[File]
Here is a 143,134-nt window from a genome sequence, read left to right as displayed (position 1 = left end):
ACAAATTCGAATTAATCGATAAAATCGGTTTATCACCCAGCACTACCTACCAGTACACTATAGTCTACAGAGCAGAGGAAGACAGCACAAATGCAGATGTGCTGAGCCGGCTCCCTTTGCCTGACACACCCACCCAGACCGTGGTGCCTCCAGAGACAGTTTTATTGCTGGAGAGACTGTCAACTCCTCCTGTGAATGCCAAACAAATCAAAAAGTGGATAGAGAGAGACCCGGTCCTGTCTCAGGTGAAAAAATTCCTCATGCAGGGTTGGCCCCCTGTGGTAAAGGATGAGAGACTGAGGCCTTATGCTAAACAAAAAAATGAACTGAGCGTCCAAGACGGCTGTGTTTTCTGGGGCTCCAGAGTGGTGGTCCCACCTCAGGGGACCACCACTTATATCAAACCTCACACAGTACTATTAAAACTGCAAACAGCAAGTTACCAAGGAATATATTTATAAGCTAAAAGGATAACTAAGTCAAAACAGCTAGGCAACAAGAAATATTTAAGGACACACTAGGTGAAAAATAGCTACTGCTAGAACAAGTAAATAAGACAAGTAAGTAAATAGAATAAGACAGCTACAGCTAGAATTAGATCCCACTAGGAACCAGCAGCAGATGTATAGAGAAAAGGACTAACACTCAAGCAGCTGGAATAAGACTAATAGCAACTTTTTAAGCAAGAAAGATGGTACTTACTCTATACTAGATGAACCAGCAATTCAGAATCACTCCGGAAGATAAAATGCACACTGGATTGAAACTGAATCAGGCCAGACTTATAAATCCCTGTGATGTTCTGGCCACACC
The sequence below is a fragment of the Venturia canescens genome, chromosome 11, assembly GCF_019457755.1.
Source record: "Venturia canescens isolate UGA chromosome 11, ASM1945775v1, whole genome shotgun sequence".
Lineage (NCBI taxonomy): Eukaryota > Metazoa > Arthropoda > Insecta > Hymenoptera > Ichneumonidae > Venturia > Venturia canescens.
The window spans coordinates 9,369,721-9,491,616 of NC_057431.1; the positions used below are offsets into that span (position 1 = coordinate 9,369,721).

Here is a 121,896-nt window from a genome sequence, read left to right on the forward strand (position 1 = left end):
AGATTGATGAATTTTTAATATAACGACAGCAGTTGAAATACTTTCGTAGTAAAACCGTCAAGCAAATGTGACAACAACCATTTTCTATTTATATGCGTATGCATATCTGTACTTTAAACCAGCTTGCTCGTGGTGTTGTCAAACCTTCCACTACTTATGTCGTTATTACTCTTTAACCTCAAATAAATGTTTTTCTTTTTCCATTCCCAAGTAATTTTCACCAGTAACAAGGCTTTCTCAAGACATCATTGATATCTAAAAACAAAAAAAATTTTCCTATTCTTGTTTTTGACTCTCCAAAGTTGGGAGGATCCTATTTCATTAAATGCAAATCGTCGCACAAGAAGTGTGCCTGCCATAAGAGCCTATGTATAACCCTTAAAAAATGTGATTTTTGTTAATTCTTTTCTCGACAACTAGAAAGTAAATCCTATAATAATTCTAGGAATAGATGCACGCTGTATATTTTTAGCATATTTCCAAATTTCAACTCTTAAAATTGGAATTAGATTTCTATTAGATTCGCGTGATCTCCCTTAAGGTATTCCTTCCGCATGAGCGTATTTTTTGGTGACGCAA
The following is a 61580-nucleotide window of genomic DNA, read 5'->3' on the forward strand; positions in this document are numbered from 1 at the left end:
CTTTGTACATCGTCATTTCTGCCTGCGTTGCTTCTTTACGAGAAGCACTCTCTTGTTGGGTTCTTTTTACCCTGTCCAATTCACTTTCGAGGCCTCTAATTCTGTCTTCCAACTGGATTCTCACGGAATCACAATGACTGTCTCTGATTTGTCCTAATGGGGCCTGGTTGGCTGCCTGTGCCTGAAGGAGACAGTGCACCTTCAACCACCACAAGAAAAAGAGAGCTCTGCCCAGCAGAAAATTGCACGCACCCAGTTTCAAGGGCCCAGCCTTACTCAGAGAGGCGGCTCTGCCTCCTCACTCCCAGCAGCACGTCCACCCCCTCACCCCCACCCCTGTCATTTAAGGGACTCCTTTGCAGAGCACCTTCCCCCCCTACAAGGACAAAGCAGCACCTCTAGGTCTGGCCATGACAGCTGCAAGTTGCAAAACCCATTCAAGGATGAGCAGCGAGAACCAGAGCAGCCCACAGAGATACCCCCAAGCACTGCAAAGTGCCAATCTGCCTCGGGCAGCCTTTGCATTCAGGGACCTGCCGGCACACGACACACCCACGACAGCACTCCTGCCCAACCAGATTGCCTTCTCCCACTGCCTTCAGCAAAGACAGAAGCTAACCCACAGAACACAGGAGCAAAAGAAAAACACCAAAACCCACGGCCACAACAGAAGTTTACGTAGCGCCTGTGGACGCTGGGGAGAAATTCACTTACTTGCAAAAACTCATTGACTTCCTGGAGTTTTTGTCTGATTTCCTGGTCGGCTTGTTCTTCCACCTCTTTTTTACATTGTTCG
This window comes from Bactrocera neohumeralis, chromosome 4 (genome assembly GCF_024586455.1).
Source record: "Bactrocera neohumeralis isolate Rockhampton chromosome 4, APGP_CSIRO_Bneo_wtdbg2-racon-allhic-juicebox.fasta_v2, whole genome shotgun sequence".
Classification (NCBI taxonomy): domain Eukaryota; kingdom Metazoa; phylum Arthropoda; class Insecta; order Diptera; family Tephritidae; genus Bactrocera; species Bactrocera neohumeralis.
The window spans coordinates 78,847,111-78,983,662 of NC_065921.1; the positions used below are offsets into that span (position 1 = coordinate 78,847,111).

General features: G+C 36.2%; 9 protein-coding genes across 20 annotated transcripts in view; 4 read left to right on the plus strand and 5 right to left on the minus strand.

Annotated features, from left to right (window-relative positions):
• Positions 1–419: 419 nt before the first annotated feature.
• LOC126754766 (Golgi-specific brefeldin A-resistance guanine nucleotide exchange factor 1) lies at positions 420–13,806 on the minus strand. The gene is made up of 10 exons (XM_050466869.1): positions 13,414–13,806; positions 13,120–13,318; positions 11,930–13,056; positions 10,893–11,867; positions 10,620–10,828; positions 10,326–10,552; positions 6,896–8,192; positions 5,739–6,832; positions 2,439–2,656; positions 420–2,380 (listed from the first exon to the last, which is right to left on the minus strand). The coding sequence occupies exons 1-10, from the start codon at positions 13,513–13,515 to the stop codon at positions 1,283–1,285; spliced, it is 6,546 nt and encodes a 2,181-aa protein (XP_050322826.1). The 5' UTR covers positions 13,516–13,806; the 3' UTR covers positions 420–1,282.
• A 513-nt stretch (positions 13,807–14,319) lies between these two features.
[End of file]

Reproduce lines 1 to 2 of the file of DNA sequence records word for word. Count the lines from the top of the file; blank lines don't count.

Here is a 143,134-nt window from a genome sequence, read left to right as displayed (position 1 = left end):
ACAAATTCGAATTAATCGATAAAATCGGTTTATCACCCAGCACTACCTACCAGTACACTATAGTCTACAGAGCAGAGGAAGACAGCACAAATGCAGATGTGCTGAGCCGGCTCCCTTTGCCTGACACACCCACCCAGACCGTGGTGCCTCCAGAGACAGTTTTATTGCTGGAGAGACTGTCAACTCCTCCTGTGAATGCCAAACAAATCAAAAAGTGGATAGAGAGAGACCCGGTCCTGTCTCAGGTGAAAAAATTCCTCATGCAGGGTTGGCCCCCTGTGGTAAAGGATGAGAGACTGAGGCCTTATGCTAAACAAAAAAATGAACTGAGCGTCCAAGACGGCTGTGTTTTCTGGGGCTCCAGAGTGGTGGTCCCACCTCAGGGGACCACCACTTATATCAAACCTCACACAGTACTATTAAAACTGCAAACAGCAAGTTACCAAGGAATATATTTATAAGCTAAAAGGATAACTAAGTCAAAACAGCTAGGCAACAAGAAATATTTAAGGACACACTAGGTGAAAAATAGCTACTGCTAGAACAAGTAAATAAGACAAGTAAGTAAATAGAATAAGACAGCTACAGCTAGAATTAGATCCCACTAGGAACCAGCAGCAGATGTATAGAGAAAAGGACTAACACTCAAGCAGCTGGAATAAGACTAATAGCAACTTTTTAAGCAAGAAAGATGGTACTTACTCTATACTAGATGAACCAGCAATTCAGAATCACTCCGGAAGATAAAATGCACACTGGATTGAAACTGAATCAGGCCAGACTTATAAATCCCTGTGATGTTCTGGCCACACC